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    2. In situations like that, if the restaurant or theater has a coat check (most live theaters do) you're good to go -- I've checked my B many times. Sometimes you'll have to cover it though.

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  12. Just yesterday, waiting at a bus stop with my Brompton and a man with a full size bike (also waiting for the bus) struck up a conversation. I explained that one reason I liked the folder is that oftentimes the bike racks on the bus are already full. Bus pulls up a couple minutes after, with space left for only one bike. He said "I'm glad you have a folder!".

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  13. I used to take my full-size commuter bike on NJ Transit trains pretty regularly, and then ride to my destination and sometimes home, but last year NJT decided that full-size bicycles were only allowed on at "high level" platforms unless they were folders. This eliminated every stop along my route, and pushed me to explore folding bikes.
    So far, my experience has been far from satisfactory. I'm finding with small wheel folders my height and weight make them very uncomfortable for long distances, such as when I miss the last train home (pretty frequently, since service cuts off early here). I can't afford a Brompton or similar high-end folder, but I've gotten my hands on a frame for a 26" wheel folder that I'm trying to scrounge parts for. In the mean time, I just drive.

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    1. Matt - In your case, I think the B is worth saving for and I hope you'll be able to swing it over time. The husband is 6' and over 200lb and the bike can handle him on long rides. The M handlebars are just at the right height for an aggressive, but not too aggressive position.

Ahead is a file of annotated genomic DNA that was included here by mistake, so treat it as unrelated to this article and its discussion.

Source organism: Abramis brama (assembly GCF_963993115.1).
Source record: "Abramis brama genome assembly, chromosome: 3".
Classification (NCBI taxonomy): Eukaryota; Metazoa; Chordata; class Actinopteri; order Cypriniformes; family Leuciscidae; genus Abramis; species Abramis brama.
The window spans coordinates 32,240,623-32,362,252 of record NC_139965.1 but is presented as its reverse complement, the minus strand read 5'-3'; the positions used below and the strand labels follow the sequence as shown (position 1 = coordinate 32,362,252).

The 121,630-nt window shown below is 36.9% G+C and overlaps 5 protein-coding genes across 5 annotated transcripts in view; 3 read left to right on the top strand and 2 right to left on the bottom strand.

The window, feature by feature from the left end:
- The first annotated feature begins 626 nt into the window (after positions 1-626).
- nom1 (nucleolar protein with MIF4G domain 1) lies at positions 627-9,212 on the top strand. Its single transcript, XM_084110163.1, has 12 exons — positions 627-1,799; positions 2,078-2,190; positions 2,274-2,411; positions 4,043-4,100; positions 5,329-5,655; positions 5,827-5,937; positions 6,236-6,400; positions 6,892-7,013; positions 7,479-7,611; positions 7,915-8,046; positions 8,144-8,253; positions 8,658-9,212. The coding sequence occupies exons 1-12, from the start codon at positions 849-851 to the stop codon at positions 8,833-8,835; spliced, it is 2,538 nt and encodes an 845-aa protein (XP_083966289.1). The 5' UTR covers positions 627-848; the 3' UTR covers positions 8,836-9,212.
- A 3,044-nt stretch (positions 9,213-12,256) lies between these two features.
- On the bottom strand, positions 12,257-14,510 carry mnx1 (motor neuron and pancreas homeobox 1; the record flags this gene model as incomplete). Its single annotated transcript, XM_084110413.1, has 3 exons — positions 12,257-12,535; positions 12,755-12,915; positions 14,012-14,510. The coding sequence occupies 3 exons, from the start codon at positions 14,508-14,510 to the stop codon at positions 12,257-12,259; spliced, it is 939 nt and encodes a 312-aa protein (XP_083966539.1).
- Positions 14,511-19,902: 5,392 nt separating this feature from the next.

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    2. It's on my wish list, whenever that "steady income" thing is resolved (neither the journalism nor the bike biz have been good this year), not only for transit, but I think it would be great to have for travel, I'd rather take the bus or a train on interstate trips, and the idea of just being able to roll out of the station with my luggage and go is really appealing.
      Maybe I need to find work at a Brompton dealer, and get myself a nice pro deal (plus learn some new skills working on folding mechanisms).

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  14. In North Texas, a folder is really not something I'd consider. However, I am considering one for when I move.

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  15. Question for Bromophiles: what is the preferred technique for wheeling it? Tried pulling it, pushing it; the track width (rack mounted wheels) made for a tippy roll so I just ended up carrying it, which is a pia for an extended distance. This was on a segmented sidewalk. I suppose smooth expanses of tile would be much easier.

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    1. Ha you ask the tough questions don't you.

      My answer makes some people mad, but here it is: I have not found a good technique for wheeling it, and IMO they should try to improve upon this. The quick wheels(?) do not work well for me when the bike is in pull/shopping cart mode. Everything else about the bike is great. Except the weight (kidding).

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    2. eazy (sic) wheels, not quick wheels

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    3. Unfold, roll, refold. Rolling it folded sucks. But I've gotten very fast at the fold.

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    4. Your answer makes people mad? Everything I say makes people mad, apparently.

      I can track stand about anything but a folded Brompton. Sue me.

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    5. People get mad, because the shopping cart mode + eazy wheels is one of its features. So naturally if I can't do it, it's because I am doing it wrong. What can I say, doesn't work for me. But I'll save it for the follow-up Brompton review.